Cell cultured milk related companies and patents

Oct 14, 2022

Cell cultured milk related companies and patents

I am confused by the definition of the term, but if cultured meat is a type of alternative meat, I understand that alternative dairy products encompass a wide range of products. Incidentally, alternative milk products include oats milk and soy milk, so I think that alternative milk products are familiar to some extent in Japan as well.

Regarding cell-cultured milk, I would like to focus on TurtleTree, a Singaporean company, and Remilk, an Israeli Remilk, an.

I briefly looked up the patent at, which I mentioned earlier.

Turtle Tree, Inc.

TurtleTree, founded in Singapore and with offices in the U.S., develops cell-derived artificial foods such as cultured milk and cultured meat.


There are three patents pending in the Family unit.
Main countries of application: Australia, the U.S.A., Singapore, Europe
Patents on bioreactor systems and methods for the production of milk and dairy products using different mammalian stem cells, bioreactor systems and methods for cell culture, and nutrient organisms. All have been recently filed and none have been registered.

Remilk, Inc.

We copy the gene responsible for the production of milk protein in cows and insert it into yeast (yes, yeast – from the same family as the brewer’s and baker’s yeasts we know so well). What follows is amazing! The gene acts like a manual, instructing the yeast how to produce our protein in a highly efficient way. We then place the yeast in fermentors where it multiplies rapidly and produces real milk proteins, identical to those that cows produce, which are the key building blocks of the traditional dairy we know and love. These precious proteins are then combined with good vitamins, minerals, and non-animal fat and sugar (hence no cholesterol or lactose) to form every imaginable dairy product!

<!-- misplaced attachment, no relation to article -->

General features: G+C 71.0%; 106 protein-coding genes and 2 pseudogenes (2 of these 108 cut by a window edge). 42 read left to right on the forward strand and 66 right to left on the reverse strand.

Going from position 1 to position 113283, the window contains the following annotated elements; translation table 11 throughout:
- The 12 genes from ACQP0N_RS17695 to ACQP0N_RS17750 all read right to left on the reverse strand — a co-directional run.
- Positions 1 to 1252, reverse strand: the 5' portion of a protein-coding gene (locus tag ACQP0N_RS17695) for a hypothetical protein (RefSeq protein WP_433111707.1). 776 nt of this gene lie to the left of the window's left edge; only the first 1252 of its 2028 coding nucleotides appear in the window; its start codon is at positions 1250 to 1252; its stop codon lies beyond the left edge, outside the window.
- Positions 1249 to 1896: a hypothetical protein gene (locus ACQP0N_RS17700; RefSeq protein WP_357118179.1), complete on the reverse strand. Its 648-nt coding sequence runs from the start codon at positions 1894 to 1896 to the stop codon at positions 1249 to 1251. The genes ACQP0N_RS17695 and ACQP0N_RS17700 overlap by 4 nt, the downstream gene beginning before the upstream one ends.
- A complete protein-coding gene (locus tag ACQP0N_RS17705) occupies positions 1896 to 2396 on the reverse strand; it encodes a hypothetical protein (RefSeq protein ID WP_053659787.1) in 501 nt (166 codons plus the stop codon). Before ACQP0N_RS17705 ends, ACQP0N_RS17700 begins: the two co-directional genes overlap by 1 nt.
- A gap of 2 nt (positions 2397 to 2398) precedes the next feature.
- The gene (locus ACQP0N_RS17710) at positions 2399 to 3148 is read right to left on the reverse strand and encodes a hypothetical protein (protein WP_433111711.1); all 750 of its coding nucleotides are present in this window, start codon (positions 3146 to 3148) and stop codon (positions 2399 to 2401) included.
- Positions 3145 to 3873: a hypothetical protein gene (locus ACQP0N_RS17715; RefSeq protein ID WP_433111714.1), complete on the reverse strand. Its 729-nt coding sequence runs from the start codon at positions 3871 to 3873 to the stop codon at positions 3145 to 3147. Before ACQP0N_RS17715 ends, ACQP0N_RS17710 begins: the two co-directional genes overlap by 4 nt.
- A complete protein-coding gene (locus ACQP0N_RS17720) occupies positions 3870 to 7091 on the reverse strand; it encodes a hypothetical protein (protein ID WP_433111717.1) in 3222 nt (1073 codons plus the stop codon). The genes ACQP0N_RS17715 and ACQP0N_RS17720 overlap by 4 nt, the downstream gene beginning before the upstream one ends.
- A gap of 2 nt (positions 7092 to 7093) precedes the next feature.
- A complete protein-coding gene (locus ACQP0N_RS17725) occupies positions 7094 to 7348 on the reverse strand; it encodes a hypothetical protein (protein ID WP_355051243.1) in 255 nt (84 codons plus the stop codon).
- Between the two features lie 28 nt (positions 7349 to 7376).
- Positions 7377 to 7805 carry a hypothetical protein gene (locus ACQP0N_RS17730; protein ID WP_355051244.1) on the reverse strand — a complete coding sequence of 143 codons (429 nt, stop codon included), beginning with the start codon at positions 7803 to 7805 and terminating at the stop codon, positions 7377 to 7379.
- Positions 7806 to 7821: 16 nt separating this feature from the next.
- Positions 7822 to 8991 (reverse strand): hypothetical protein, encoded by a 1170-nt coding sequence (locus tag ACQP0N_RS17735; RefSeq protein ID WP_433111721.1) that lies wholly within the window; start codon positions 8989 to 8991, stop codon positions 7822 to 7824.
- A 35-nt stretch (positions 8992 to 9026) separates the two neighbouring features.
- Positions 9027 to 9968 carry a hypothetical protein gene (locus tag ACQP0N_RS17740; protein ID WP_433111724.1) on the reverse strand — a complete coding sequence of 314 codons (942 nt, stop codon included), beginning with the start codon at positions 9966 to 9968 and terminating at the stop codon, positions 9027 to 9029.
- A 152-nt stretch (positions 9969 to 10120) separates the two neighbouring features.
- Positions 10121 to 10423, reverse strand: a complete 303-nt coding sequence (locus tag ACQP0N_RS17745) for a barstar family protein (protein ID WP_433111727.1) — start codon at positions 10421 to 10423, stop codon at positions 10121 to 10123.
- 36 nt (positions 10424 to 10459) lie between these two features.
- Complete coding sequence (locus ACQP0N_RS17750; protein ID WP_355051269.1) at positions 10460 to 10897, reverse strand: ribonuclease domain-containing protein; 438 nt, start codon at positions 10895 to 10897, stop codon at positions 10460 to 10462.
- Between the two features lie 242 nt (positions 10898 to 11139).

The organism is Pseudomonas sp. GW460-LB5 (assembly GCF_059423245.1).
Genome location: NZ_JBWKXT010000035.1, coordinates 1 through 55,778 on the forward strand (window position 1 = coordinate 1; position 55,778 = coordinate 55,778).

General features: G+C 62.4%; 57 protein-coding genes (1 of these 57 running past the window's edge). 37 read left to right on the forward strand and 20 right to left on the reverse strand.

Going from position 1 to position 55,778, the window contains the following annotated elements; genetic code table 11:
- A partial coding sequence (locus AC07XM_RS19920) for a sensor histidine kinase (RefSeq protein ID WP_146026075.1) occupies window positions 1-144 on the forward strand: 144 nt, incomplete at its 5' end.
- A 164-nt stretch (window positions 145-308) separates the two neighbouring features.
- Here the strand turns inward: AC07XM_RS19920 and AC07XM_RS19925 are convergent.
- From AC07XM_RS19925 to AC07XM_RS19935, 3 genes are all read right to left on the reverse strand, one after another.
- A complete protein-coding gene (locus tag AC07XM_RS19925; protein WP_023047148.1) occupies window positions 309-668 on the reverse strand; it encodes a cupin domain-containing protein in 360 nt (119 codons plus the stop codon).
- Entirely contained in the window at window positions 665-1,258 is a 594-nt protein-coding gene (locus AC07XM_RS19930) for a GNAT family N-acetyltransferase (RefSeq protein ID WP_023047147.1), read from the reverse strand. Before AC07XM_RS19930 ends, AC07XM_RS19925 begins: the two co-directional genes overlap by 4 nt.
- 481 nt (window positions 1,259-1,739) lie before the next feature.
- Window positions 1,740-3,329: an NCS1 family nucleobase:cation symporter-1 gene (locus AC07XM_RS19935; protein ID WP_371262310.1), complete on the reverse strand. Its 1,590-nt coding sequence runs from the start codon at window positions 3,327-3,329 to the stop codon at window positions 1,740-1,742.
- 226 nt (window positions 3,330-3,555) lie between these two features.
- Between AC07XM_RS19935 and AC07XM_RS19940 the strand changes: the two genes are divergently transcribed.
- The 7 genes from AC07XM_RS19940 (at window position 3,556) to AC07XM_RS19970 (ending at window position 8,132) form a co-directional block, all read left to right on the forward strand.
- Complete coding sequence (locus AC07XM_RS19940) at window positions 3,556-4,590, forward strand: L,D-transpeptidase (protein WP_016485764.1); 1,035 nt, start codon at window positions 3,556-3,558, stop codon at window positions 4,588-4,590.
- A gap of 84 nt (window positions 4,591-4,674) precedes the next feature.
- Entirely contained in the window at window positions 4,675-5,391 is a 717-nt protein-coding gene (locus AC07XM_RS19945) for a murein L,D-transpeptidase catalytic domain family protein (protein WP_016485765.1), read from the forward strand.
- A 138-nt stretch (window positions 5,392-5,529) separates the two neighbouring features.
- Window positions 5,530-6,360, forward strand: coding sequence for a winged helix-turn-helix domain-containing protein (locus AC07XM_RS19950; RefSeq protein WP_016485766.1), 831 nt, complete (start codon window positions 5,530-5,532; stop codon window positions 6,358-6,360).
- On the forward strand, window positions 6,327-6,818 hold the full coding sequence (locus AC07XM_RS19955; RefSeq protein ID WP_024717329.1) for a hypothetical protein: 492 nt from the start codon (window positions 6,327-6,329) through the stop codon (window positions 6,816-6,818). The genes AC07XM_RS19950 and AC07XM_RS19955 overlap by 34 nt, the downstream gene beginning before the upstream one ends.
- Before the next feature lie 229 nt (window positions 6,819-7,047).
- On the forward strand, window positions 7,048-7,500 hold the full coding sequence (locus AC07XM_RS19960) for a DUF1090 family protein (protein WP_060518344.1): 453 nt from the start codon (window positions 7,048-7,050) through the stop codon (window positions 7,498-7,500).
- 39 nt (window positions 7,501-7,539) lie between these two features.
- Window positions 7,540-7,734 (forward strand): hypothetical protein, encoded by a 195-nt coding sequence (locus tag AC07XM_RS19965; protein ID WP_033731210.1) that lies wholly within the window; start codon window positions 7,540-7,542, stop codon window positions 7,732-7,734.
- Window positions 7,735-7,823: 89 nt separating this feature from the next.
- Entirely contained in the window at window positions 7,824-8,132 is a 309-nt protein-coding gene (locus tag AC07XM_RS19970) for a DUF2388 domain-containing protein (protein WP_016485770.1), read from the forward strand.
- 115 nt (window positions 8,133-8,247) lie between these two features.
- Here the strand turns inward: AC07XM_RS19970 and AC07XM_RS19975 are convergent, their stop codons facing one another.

One international application is currently pending. Patent for a process for the production of casein compositions that do not contain animal-derived ingredients.


In addition, BEYOND MEAT and Impossible Foods of the U.S., both well-known for their alternative meat products, seem to be aiming to enter the alternative milk market. I would like to see if the development of plant-based alternative products and the development of cell culture-based alternative products can be divided into two categories, or if there will be companies involved in the development of both in the future (or already have).